## Vocab

A **bit** is a single binary digit, with a value of `0`

or `1`

.

A **byte** is a group of 8 bits.

**Binary (base 2)** represents data using sequences of bits. Base 2 refers to each digit (bit) having exactly 2 possible values (`0`

or `1`

).

**Decimal (base 10)** refers to our usual system for representing numbers. Base 10 refers to each digit having exactly 10 possible values (`0`

, `1`

, `2`

, `3`

, `4`

, `5`

, `6`

, `7`

, `8`

, `9`

).

**Hexadecimal (base 16)** represents data using sequences of hexadecimal digits. Base 16 refers to each digit having exactly 16 possible values. The values `0`

- `9`

are represented as in base 10. The values `10`

- `15`

are represented by the letters `A`

- `F`

.

**Unicode** is a scheme for representing text (letters, numbers, and other symbols) as numbers. **ASCII** is a subset of Unicode. ASCII includes all uppercase and lowercase letters. (`'A'`

is represented as `65`

. `'B'`

is represented as `66`

. `'a'`

is represented as `97`

. `'b'`

is represented as `98`

.)

A **signed integer** is a whole number that can be either negative or non-negative (`0`

or positive).

An **unsigned integer** is a whole number that is assumed to be non-negative (`0`

or positive).

## Base conversion

### From base 10 (decimal)

Repeatedly divide the base 10 number by the desired base. Keep both the quotient and the remainder. Stop when the quotient is 0. Read the remainders from bottom to top.

#### What is `233`

in base 10 in base 2?

```
233 / 2 = 116 R1
116 / 2 = 58 R0
58 / 2 = 29 R0
29 / 2 = 14 R1
14 / 2 = 7 R0
7 / 2 = 3 R1
3 / 2 = 1 R1
1 / 2 = 0 R1
```

`233`

in base 10 is `11101001`

in base 2.

#### What is `702`

in base 10 in base 16?

When working with hexadecimal (base 16), writing out the digits above `9`

is often helpful.

```
10: A
11: B
12: C
13: D
14: E
15: F
702 / 16 = 43 R14 (E)
43 / 16 = 2 R11 (B)
2 / 16 = 0 R2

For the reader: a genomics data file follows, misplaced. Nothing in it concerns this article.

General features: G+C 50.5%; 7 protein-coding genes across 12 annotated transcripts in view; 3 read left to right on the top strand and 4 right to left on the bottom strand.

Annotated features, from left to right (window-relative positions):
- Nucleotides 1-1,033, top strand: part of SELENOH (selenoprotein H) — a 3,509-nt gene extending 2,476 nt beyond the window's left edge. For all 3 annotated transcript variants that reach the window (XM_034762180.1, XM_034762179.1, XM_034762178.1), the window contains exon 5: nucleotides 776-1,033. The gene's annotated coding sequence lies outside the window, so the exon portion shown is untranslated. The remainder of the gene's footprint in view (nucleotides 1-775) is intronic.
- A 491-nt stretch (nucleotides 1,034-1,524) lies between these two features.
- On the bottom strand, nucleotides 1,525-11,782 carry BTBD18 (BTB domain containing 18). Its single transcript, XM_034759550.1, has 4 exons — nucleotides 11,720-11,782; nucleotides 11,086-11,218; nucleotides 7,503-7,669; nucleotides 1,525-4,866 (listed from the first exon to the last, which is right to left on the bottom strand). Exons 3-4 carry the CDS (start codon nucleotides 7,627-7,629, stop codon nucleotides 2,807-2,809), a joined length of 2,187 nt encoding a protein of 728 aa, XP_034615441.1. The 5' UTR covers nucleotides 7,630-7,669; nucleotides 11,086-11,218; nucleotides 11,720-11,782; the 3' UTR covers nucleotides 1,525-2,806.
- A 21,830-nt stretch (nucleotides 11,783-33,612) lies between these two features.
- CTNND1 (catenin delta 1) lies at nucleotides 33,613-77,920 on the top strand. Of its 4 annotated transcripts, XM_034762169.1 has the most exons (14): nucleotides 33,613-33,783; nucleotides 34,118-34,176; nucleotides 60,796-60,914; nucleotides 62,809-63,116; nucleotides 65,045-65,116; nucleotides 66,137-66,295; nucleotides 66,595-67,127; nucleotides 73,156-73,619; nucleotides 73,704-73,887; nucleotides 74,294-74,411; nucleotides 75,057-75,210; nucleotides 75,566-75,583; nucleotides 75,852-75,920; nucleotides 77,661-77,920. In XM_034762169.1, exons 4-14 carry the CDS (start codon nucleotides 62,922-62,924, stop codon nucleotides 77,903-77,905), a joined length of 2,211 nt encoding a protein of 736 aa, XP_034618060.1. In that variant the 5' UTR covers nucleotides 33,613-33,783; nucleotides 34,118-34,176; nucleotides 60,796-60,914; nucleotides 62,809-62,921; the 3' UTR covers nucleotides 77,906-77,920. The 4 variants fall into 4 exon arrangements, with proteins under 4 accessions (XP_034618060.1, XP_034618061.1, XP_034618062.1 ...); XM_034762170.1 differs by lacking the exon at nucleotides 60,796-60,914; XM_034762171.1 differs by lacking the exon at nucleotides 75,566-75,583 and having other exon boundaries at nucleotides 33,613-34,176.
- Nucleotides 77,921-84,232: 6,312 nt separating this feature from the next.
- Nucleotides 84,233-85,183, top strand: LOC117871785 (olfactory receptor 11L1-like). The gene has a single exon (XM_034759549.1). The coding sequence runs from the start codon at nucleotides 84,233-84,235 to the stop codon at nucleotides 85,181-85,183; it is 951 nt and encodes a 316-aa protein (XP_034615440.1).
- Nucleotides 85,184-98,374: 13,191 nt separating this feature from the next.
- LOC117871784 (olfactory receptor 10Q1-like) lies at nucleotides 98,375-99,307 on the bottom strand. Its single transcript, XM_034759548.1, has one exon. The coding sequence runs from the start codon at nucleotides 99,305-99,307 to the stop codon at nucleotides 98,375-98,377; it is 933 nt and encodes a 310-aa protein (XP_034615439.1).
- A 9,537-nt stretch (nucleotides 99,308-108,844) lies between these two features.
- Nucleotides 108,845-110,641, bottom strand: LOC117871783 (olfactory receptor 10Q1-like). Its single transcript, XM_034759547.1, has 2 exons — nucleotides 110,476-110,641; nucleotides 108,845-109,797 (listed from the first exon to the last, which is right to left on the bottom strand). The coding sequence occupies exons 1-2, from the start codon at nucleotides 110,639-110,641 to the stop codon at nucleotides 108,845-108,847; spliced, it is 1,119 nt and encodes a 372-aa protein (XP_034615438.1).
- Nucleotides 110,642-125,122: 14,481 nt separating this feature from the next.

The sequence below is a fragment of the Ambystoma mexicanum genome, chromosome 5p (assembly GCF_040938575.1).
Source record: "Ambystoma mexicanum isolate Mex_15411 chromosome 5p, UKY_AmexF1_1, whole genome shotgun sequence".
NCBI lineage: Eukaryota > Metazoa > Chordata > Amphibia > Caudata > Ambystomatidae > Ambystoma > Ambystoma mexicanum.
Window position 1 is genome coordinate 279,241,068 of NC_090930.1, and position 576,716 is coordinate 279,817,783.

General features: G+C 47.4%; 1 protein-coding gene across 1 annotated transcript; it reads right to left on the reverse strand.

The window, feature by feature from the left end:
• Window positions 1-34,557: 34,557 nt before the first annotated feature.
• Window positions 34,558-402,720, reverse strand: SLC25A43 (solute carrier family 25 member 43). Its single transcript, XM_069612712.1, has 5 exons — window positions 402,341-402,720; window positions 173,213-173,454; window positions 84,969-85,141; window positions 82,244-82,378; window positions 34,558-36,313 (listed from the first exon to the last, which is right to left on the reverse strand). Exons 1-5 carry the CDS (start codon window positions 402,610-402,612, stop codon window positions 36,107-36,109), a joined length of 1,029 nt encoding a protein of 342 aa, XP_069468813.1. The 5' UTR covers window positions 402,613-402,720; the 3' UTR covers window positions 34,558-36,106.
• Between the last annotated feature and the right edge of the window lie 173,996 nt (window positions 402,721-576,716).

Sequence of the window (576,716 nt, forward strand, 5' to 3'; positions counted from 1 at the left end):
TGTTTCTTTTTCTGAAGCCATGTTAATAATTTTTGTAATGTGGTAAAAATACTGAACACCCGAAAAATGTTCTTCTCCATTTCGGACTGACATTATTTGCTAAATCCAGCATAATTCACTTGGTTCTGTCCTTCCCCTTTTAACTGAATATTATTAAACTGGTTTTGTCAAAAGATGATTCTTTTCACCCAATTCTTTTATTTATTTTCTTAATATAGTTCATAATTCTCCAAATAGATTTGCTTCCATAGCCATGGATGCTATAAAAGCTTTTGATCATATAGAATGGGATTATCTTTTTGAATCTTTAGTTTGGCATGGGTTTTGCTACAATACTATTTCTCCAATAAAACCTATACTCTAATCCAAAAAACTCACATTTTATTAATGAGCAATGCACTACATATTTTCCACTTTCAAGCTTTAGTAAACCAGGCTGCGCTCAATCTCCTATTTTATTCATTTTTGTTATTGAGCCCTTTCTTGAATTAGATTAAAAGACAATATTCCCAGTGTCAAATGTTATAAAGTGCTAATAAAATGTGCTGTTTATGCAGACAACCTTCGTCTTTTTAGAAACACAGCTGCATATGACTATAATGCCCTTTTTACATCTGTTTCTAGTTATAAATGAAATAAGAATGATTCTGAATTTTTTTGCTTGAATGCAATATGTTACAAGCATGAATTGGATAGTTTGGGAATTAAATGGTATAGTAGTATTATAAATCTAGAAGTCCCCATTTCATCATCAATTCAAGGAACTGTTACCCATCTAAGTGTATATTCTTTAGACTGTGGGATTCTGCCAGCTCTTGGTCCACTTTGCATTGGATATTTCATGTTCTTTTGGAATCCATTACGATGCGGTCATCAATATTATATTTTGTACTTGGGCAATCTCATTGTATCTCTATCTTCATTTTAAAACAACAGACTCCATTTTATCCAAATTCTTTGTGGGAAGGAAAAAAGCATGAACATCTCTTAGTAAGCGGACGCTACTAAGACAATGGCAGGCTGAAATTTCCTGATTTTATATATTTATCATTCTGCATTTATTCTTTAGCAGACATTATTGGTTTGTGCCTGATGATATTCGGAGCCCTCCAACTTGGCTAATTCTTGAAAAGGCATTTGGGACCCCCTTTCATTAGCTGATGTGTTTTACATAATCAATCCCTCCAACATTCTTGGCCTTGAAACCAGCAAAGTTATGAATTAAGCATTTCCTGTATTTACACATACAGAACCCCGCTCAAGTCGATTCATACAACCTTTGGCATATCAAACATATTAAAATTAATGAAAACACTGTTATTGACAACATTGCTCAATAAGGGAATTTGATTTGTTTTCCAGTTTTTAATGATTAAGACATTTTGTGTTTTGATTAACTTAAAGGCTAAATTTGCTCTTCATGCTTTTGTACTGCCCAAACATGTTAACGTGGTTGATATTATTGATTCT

```

`702`

in base 10 is `2BE`

in base 16.

### To base 10

Write each digit with its place value underneath. Multiply each digit by its place value. Add the results.

#### What is `11101001`

in base 2 in base 10?

```
1 1 1 0 1 0 0 1
2^7 2^6 2^5 2^4 2^3 2^2 2^1 2^0
128 + 64 + 32 + 0 + 8 + 0 + 0 + 1 = 233
```

`11101001`

in base 2 is `233`

in base 10.

#### What is `2BE`

in base 16 in base 10?

```
2 B E
16^2 16^1 16^0
512 + 176 + 14 = 702
```

`2BE`

in base 16 is `702`

in base 10.

## Binary limits

### Number of values that can be stored

A 1 bit binary number can store 2 different values:

```
0
1
```

A 2 bit binary number can store 4 different values:

```
00
01
10
11
```

Each additional bit doubles the number of values that can be stored.

An `n`

bit binary number can store `2^n`

different values.

### Range of numbers that can be represented

If a sequence of bits is used to store a number, the largest number that can be stored depends on how numbers are represented.

#### When using 4 bits to represent an unsigned integer, what is the largest number that can be represented?

4 bits can be used to represent 16 different numbers (`2^4`

). If `0`

is one of those numbers, the largest number that can be represented is `15`

.

#### When using 8 bits to represent a signed integer, what are the largest and smallest numbers that can be represented?

Signed integers use 1 bit to represent the sign (negative or non-negative). The remaining 7 bits can be used to represent 128 different numbers (`2^7`

).

Zero is usually represented as a non-negative number. The largest number that can be represented is `127`

.

There is no need to represent negative zero. The smallest number that can be represented is `-128`

.

### Integer overflow

#### Example in Java

Any fixed (unchanging) number of bits can only represent a fixed number of values. Most programming languages represent integers using a fixed number of bits.

Java represents signed integers using 32 bits. The largest integer that can be represented directly in Java is `2147483647`

(`2^(32 - 1) - 1`

). The smallest integer that can be represented directly is `-2147483648`

(`-(2^(32 - 1))`

).

The code segment below adds `1`

to the largest integer that can be stored directly.

```
int x = 2147483647;
System.out.println(x);
x++;
System.out.println(x);
```

The code segment above outputs:

```
2147483647
-2147483648
```

This is known as integer overflow. Calculations that exceed that range of values that can be represented wrap around the end (or beginning) of the range, potentially more than once.

#### Example using 4 bits to represent an unsigned integer

When used to represent an unsigned integer, the binary (base 2) number `1111`

represents `15`

in base 10. This is the largest unsigned integer that can be represented with 4 bits.

Adding `1`

to `1111`

results in `10000`

in base 2 (`16`

in base 10). If only 4 bits are available, the rightmost 4 bits are retained and the leftmost bit is dropped. The result is `0000`

in base 2 (`0`

in base 10).

## Additional resources

See Working with char values for a demonstration of how Java handles Unicode. The discussion includes converting between the numeric and symbolic representations.

See Floating point roundoff error for discussion of issues with calculations involving floating point numbers (numbers with a decimal point).